What You Need To Know About Child Support
Child Support Lawyer Las Vegas
Las Vegas Child Support
If you live in southern Nevada, from Mesquite to the various municipalities around Las Vegas, and need help getting proper Child Support for one or more of your children, you need the best legal advice you can find.
If you take custody of any children after the end of your marriage, making sure you get financial support from your former partner is one of the most important requirements. The Nevada Revised Statutes ensure your children’s chance at a successful future. NRS 125B and NRS 425 cover all the initial circumstances of setting up Child Support, such as: jurisdiction, obligation of parents, physical custody, the initial order of support, and how we will determine the amount of payments fairly.
Over time, we may need to modify the amount of Child Support as the paying parent’s economic circumstances rise and fall. NRS 125B.055 or 125B.145 will give us the tools to make those changes. We can review the amount of support every three years.
The NRS can seem complex in the matter of Child Support. I can help to simplify them for you. If you have moved here from out of state that obligation is covered by another statute. If your children were born in Nevada and you move to another part of the state, any agreements made with your former spouse will be binding in all jurisdictions. If your child is handicapped, NRS 125B.110 can help us extend support for as long as the child needs the help.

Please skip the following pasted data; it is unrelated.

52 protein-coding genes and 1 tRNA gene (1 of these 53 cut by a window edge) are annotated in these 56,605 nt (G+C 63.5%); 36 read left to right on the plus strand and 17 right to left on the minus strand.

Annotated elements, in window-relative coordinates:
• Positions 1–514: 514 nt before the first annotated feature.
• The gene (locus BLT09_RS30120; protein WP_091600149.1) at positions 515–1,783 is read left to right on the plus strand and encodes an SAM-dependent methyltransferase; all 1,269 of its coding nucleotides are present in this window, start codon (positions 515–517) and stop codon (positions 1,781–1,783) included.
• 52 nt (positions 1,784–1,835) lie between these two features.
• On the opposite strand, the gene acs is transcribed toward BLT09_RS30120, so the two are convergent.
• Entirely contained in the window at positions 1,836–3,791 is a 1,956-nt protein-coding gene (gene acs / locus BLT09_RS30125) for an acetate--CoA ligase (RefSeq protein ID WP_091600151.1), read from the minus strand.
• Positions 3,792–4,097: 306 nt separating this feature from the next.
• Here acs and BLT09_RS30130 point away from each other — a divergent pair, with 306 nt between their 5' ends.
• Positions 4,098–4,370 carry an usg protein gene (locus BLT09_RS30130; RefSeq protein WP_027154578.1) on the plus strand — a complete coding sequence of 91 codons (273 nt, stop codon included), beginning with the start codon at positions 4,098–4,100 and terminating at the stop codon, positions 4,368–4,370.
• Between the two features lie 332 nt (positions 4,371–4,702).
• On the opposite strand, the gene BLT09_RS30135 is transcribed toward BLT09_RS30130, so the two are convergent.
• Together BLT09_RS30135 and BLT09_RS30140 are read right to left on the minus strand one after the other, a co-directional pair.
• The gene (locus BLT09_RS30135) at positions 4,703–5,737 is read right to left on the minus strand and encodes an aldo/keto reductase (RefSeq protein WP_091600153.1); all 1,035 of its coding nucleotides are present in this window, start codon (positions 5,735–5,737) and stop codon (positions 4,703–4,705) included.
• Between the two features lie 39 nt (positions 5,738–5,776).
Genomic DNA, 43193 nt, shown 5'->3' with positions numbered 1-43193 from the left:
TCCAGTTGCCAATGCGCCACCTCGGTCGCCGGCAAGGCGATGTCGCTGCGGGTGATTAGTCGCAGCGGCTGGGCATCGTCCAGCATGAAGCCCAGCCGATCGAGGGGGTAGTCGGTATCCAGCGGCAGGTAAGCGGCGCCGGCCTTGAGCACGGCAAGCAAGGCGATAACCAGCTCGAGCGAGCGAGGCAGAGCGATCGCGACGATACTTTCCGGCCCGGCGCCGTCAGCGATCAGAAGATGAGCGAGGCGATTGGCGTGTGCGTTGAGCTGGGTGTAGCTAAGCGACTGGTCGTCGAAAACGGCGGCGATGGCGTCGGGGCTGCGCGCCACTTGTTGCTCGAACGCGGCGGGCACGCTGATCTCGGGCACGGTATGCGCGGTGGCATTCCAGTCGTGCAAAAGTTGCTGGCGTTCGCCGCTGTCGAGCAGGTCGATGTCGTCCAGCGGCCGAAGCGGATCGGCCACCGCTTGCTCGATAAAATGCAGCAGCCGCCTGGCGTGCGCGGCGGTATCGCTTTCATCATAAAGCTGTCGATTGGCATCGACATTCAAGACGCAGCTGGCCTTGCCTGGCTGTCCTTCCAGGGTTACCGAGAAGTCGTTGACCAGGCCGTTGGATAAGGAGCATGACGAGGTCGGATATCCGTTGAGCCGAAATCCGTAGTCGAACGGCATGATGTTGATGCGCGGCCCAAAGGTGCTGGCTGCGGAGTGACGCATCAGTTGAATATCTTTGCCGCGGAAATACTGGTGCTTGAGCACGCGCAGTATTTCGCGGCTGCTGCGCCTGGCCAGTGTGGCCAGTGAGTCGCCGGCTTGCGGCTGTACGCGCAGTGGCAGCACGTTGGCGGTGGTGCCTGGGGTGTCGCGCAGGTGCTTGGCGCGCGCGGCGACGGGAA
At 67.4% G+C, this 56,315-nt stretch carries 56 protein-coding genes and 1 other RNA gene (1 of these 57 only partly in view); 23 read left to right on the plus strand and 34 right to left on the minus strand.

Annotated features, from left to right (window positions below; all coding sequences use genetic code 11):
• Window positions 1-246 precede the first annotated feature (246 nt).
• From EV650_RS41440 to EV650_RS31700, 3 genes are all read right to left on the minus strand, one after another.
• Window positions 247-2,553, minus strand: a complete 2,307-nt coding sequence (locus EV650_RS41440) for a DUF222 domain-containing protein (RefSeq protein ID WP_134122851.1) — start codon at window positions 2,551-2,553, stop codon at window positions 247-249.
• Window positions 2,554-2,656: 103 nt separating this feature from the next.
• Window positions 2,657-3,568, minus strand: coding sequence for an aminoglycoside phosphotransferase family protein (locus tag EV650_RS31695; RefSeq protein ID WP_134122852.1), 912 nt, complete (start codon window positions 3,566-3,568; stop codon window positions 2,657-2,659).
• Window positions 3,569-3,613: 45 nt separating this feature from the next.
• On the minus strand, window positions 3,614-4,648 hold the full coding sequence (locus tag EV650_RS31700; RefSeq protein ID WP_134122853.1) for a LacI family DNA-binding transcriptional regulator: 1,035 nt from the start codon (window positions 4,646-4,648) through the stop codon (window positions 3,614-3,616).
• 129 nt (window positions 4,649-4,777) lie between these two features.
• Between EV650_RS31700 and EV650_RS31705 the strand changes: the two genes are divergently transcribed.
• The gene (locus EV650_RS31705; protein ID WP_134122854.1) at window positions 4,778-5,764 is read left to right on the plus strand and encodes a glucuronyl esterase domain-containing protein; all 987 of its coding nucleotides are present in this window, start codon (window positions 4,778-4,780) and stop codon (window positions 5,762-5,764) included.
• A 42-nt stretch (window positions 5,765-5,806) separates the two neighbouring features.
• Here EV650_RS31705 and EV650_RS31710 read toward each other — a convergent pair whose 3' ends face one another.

As a parent, you have a duty to provide for your child. The NRS stipulates the many financial responsibilities: maintenance, healthcare, education, the mother’s pregnancy and confinement, even poor relatives for children born out of wedlock. If neither parent retains custody of a child, parents still may bear the obligation of support to a third person or public agency.
If we need to, we can establish parentage through DNA. A parent cannot refuse support of a child. If your former spouse refuses payment, there are many legal ways we can get Child Support. If you find yourself in a situation of a lien against property to ensure payment, that is covered in NRS 125B.144. If the parent with custody of the child or children is receiving or has received public assistance that may also affect the amount of support you are required to pay.